Commit b49411da by Jim Hefferon

### more three_ii slides

parent 97fd5d08
 ... ... @@ -237,7 +237,7 @@ there exists a homomorphism from $$V$$ to $$W$$ sending each \begin{proof} %<*pf:HomoDetActOnBasis0> We will define the map by associating $\vec{\beta}_i$ with $\vec{w}_i$ associating each $\vec{\beta}_i$ with $\vec{w}_i$ and then extending linearly to all of the domain. That is, given the input $\vec{v}$, we find its coordinates with respect to the basis ... ... @@ -251,7 +251,7 @@ the representation of each domain vector $$\vec{v}$$ is unique. %<*pf:HomoDetActOnBasis1> This map is a homomorphism since it preserves linear combinations; where $$\vec{v_1}=c_1\vec{\beta}_1+\cdots+c_n\vec{\beta}_n$$ and $$\vec{v_2}=d_1\vec{\beta}_1+\cdots+d_n\vec{\beta}_n$$, $$\vec{v_2}=d_1\vec{\beta}_1+\cdots+d_n\vec{\beta}_n$$ then we have this. \begin{align*} h(r_1\vec{v}_1+r_2\vec{v}_2) ... ... @@ -262,9 +262,9 @@ we have this. % %<*pf:HomoDetActOnBasis2> And, this map is unique since if $$\map{\hat{h}}{V}{W}$$ This map is unique since if $$\map{\hat{h}}{V}{W}$$ is another homomorphism satisfying that $$\hat{h}(\vec{\beta}_i)=\vec{w}_i$$ for each $$i$$ for each $$i$$, then $$h$$ and $$\hat{h}$$ agree on all of the vectors in the domain. \begin{multline*} \hat{h}(\vec{v}) ... ... @@ -395,7 +395,7 @@ from $$V$$ to $$W$$. %<*pf:SpLinFcns> This set is non-empty because it contains the zero homomorphism. So to show that it is a subspace we need only check that it is closed under linear combinations. closed under the operations. Let $$\map{f,g}{V}{W}$$ be linear. Then the sum of the two is linear \begin{align*} ... ... @@ -1456,10 +1456,10 @@ many members of the domain. %<*InverseImage> Recall that for any function $\map{h}{V}{W}$, the set of elements of $V$ that map to $$\vec{w}\in W$$ is the \definend{inverse image\/}\index{inverse image}% is the \definend{inverse image set\/}\index{inverse image}% \index{function! inverse image} $h^{-1}(\vec{w})=\set{\vec{v}\in V\suchthat h(\vec{v})=\vec{w}}$. Above, the left bean shows three inverse image sets. Above, the left side shows three inverse image sets. % \begin{example} ... ... @@ -1673,12 +1673,20 @@ is a subspace of the domain. % \end{lemma} \begin{note} This result is about inverse images of sets $h^{-1}(S)=\set{\vec{v}\in V\suchthat h(\vec{v})\in S}$ whereas the examples above consider inverse images of single vectors. We are using the same term in both cases by identifying the inverse image of the element $h^{-1}(\vec{w})$ with the inverse image of the one-element set $h^{-1}(\set{\vec{w}})$. \end{note} \begin{proof} %<*pf:NullspIsSubSp> Let $\map{h}{V}{W}$ be a homomorphism and let $S$ be a subspace of the range space of $h$. Consider the inverse image $h^{-1}(S)=\set{\vec{v}\in V\suchthat h(\vec{v})\in S}$. Consider the inverse image of $S$. It is nonempty because it contains $\zero_V$, since $$h(\zero_V)=\zero_W$$ and $$\zero_W$$ is an element $S$, as $S$ is a subspace. ... ...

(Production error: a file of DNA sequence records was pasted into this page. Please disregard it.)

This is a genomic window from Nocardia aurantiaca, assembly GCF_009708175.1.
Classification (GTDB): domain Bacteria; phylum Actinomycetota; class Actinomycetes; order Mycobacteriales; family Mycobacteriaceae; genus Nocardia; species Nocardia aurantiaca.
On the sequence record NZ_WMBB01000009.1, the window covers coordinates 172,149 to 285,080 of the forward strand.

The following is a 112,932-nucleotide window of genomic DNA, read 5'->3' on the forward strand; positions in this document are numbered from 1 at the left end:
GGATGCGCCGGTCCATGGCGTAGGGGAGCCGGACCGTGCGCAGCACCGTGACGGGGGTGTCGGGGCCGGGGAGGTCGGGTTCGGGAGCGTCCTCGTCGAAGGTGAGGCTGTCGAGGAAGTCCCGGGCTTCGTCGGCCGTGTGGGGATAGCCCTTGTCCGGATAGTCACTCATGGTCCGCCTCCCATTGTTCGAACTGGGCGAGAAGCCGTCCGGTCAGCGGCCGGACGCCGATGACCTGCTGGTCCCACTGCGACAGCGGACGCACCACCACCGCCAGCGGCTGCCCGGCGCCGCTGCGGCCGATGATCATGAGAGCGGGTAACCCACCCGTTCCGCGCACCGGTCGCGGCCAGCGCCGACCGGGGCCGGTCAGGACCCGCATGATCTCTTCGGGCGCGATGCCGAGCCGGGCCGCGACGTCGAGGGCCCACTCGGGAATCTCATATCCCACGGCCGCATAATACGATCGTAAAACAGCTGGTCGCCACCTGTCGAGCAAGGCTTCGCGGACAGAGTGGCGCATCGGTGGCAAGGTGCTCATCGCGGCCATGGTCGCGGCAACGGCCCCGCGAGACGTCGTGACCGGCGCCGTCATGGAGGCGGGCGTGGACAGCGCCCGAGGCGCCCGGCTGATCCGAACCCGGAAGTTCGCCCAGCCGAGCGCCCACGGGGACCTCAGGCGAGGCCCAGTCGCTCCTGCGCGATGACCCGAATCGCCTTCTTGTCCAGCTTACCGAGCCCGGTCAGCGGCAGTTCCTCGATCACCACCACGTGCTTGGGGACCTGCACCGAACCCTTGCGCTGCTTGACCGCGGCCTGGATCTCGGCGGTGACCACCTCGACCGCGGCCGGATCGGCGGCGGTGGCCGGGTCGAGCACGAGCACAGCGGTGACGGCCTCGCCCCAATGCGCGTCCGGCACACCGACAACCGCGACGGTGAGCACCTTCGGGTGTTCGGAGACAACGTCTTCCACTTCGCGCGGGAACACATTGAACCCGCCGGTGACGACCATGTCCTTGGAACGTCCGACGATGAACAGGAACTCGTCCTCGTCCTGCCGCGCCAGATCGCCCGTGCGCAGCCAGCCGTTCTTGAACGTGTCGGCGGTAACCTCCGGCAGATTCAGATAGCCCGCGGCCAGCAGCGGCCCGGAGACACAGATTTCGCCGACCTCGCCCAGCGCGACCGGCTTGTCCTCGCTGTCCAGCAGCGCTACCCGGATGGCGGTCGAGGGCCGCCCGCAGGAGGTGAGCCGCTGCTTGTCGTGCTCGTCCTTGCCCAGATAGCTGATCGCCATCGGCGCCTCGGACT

... ... @@ -170,14 +170,14 @@ The \definend{inclusion map} $\map{\iota}{\Re^2}{\Re^3}$ =\colvec{x \\ y \\ z} \end{equation*} is a homomorphism. Here is the check. Here is the verification. \begin{align*} \iota(c_1\colvec{x_1 \\ y_1}+c_2\colvec{x_2 \\ y_2}) \iota(c_1\cdot\colvec{x_1 \\ y_1}+c_2\cdot\colvec{x_2 \\ y_2}) &=\iota(\colvec{c_1x_1+c_2x_2 \\ c_1y_1+c_2y_2}) \\ &=\colvec{c_1x_1+c_2x_2 \\ c_1y_1+c_2y_2 \\ 0} \\ &=\colvec{c_1x_1 \\ c_1y_1 \\ 0} +\colvec{c_2x_2 \\ c_2y_2 \\ 0} \\ &=c_1\iota(\colvec{x_1 \\ y_1})+c_2\iota(\colvec{x_2 \\ y_2}) &=c_1\cdot\iota(\colvec{x_1 \\ y_1})+c_2\cdot\iota(\colvec{x_2 \\ y_2}) \end{align*} \end{frame} ... ... @@ -197,14 +197,15 @@ and $h(3-x)=-1-x$. \pause This function is linear. The verification is straightforward. \begin{align*} h(\,c_1(a_1+b_1x)+c_2(a_2+b_2x)\,) &=h(\,(c_1a_1+c_2a_2)+(c_1b_1+c_2b_2)x\,) \\ &=(c_1b_1+c_2b_2)+(c_1b_1+c_2b_2)x \\ &=(c_1b_1+c_1b_1x)+(c_2b_2+c_2b_2x) \\ &=c_1h(a_1+b_1x)+c_2h(a_2+b_2x) \end{align*} \begin{multline*} h(\,c_1\cdot (a_1+b_1x)+c_2\cdot(a_2+b_2x)\,) \\ \begin{aligned} &=h(\,(c_1a_1+c_2a_2)+(c_1b_1+c_2b_2)x\,) \\ &=(c_1b_1+c_2b_2)+(c_1b_1+c_2b_2)x \\ &=(c_1b_1+c_1b_1x)+(c_2b_2+c_2b_2x) \\ &=c_1\cdot h(a_1+b_1x)+c_2\cdot h(a_2+b_2x) \end{aligned} \end{multline*} \end{frame} ... ... @@ -217,11 +218,10 @@ The derivative map $\map{d/dx}{\polyspace_2}{\polyspace_1}$ is given by $d/dx\,(ax^2+bx+c)=2ax+b$. For instance, $d/dx\,(3x^2-2x+4)=6x-2$ and $d/dx\,(x^2+1)=2x$. \pause This is a homomorphism. It is a homomorphism. \begin{multline*} d/dx\,\big(\,r_1(a_1x^2+b_1x+c_1)+r_2(a_2x^2+b_2x+c_2)\,\big) \hspace*{5em} \\ d/dx\,\big(\,r_1(a_1x^2+b_1x+c_1)+r_2(a_2x^2+b_2x+c_2)\,\big) \hspace*{5em} \\ \begin{aligned} &=d/dx\,\big(\,(r_1a_1+r_2a_2)x^2+(r_1b_1+r_2b_2)x+(r_1c_1+r_2c_2)\,\big) \\ &=2(r_1a_1+r_2a_2)x+(r_1b_1+r_2b_2) \\ ... ... @@ -237,7 +237,7 @@ This is a homomorphism. %.......... \begin{frame} The \definend{trace} of a square matrix is the sum down the uppper-left to lower-right diagonal is the sum down the uppper-left to lower-right diagonal. Thus $\map{\trace}{\matspace_{\nbyn{2}}}{\Re}$ is this. ... ... @@ -248,41 +248,43 @@ is this. \end{mat} =a+b \end{equation*} This map is linear. \begin{align*} \trace( r_1\begin{mat} It is linear. \begin{multline*} \trace(\, r_1\cdot\begin{mat} a_1 &b_1 \\ c_1 &d_1 \end{mat} + r_2\begin{mat} r_2\cdot\begin{mat} a_2 &b_2 \\ c_2 &d_2 \end{mat} ) &=\trace( \begin{mat} r_1a_1+r_2a_2 &r_1b_1+r_2b_2 \\ r_1c_1+r_2c_2 &r_1d_1+r_2d_2 \end{mat} ) \\ &=(r_1a_1+r_2a_2)+(r_1d_1+r_2d_2) \\ &=r_1(a_1+d_1)+r_2(a_2+d_2) \\ &=r_1\trace( \begin{mat} a_1 &b_1 \\ c_1 &d_1 \end{mat} ) + r_2\trace( \begin{mat} a_2 &b_2 \\ c_2 &d_2 \end{mat} ) \end{align*} \,) \\ \begin{aligned} &=\trace( \begin{mat} r_1a_1+r_2a_2 &r_1b_1+r_2b_2 \\ r_1c_1+r_2c_2 &r_1d_1+r_2d_2 \end{mat} ) \\ &=(r_1a_1+r_2a_2)+(r_1d_1+r_2d_2) \\ &=r_1(a_1+d_1)+r_2(a_2+d_2) \\ &=r_1\cdot\trace( \begin{mat} a_1 &b_1 \\ c_1 &d_1 \end{mat} ) + r_2\cdot\trace( \begin{mat} a_2 &b_2 \\ c_2 &d_2 \end{mat} ) \end{aligned} \end{multline*} \end{frame} ... ... @@ -384,18 +386,18 @@ The check is easy. \pause \ex In $\Re^3$ the function $t$ that acts in this way In $\Re^3$ the function $f_{yz}$ \begin{equation*} \colvec{x \\ y \\ z}\mapsunder{t}\colvec{-x \\ y \\ z} \end{equation*} is a transformation. We have this. that reflects vectors over the $yz$-plane is a linear transformation. \begin{multline*} t(r_1\colvec{x_1 \\ y_1 \\ z_1}+r_2\colvec{x_2 \\ y_2 \\ z_2}) =t(\colvec{r_1x_1+r_2x_2 \\ r_1y_1+r_2y_2 \\ r_1z_1+r_2z_2}) f_{yz}(r_1\colvec{x_1 \\ y_1 \\ z_1}+r_2\colvec{x_2 \\ y_2 \\ z_2}) =f_{yz}(\colvec{r_1x_1+r_2x_2 \\ r_1y_1+r_2y_2 \\ r_1z_1+r_2z_2}) =\colvec{-(r_1x_1+r_2x_2) \\ r_1y_1+r_2y_2 \\ r_1z_1+r_2z_2} \\ =r_1\colvec{-x_1 \\ y_1 \\ z_1}+r_2\colvec{-x_2 \\ y_2 \\ z_2} =r_1t(\colvec{x_1 \\ y_1 \\ z_1})+r_2t(\colvec{x_2 \\ y_2 \\ z_2}) =r_1f_{yz}(\colvec{x_1 \\ y_1 \\ z_1})+r_2f_{yz}(\colvec{x_2 \\ y_2 \\ z_2}) \end{multline*} \end{frame} ... ... @@ -440,11 +442,11 @@ We have this. \pause \ex Projection $\map{\pi}{\Re^3}{\Re^2}$ onto the $xy$-plane Projection $\map{\pi}{\Re^3}{\Re^2}$ \begin{equation*} \colvec{x \\ y \\ z}\mapsto\colvec{x \\ y} \end{equation*} is a linear map (the check is easy). is a linear map; the check is routine. The range space \begin{equation*} \rangespace{\pi} ... ... @@ -457,7 +459,7 @@ is two-dimensional so the rank of $\pi$ is $2$. The derivative map $\map{d/dx}{\Re^4}{\Re^4}$ is linear. Its range is $\rangespace{d/dx}=\set{a_0+a_1x+a_2x^2\suchthat a_i\in\Re}$. Its range is $\rangespace{d/dx}=\set{a_0+a_1x+a_2x^2+a_3x^3\suchthat a_i\in\Re}$. (Verifying that every member of that space is the derivative of a fourth degree polynomial is easy.) Thus the rank of the derivative is $3$. ... ... @@ -488,7 +490,7 @@ The rangespace is this line through the origin \end{mat}\ ) \end{equation*} of some matrix). of a $\nbyn{2}$ matrix). The rank of this map is $1$. \end{frame} ... ... @@ -526,6 +528,45 @@ so $\vec{u}+\vec{v}$ is a $5$-vector.'' %.......... \begin{frame} \ex Consider $\map{h}{\polyspace_2}{\Re^2}$ \begin{equation*} ax^2+bx+c\mapsto\colvec{b \\ b} \end{equation*} and consider these three members of the range. \begin{equation*} \vec{w}_1=\colvec{1 \\ 1},\; \vec{w}_2=\colvec{-1 \\ -1},\; \vec{w}_3=\colvec{0 \\ 0} \end{equation*} \pause The inverse image of $\vec{w}_1$ is $h^{-1}(\vec{w}_1)=\set{a_1x^2+x+c_1\suchthat a_1,c_1\in\Re^2}$. Think of these as $\vec{w}_1$~vectors.'' Some examples are $3x^2+x+1$, $3x^2+x-4$, and $-2x^2+x$. \pause The inverse image of $\vec{w}_2$ is $h^{-1}(\vec{w}_2)=\set{a_2x^2-x+c_2\suchthat a_2,c_2\in\Re^2}$; these are $\vec{w}_2$~vectors.'' The vectors from the domain associated with $\vec{w}_3$ are members of the set $h^{-1}(\vec{w}_3)=\set{a_3x^2+c_3\suchthat a_3,c_3\in\Re^2}$. \pause As in the prior example, any $\vec{v}_1\in h^{-1}(\vec{w}_1)$ plus any $\vec{v}_2\in h^{-1}(\vec{w}_2)$ totals to a $\vec{v}_3\in h^{-1}(\vec{w}_3)$. This is because $h$ is a homomorphism, so $h(\vec{v}_1+\vec{v}_2)=h(\vec{v}_1)+h(\vec{v}_2)=\vec{w}_1+\vec{w}_2=\vec{w}_3$. That is, the sum of a $\vec{w}_1$~vector'' with a $\vec{w}_2$~vector'' is mapped by $h$ to $\vec{w}_3$. \end{frame} %.......... \begin{frame} \lm[le:NullspIsSubSp] ... ... @@ -544,6 +585,15 @@ so $\vec{u}+\vec{v}$ is a $5$-vector.'' \begin{frame}{Null space} \df[df:NullSpace] \ExecuteMetaData[../map2.tex]{df:NullSpace} \pause \medskip \no Strictly, the nullspace of the codomain is not $\zero_{W}$, it is $\set{\zero_{W}}$. Thus the nullspace should properly be given as $h^{-1}(\set{\zero_{W}})$. But authors often state it as above. \end{frame} ... ...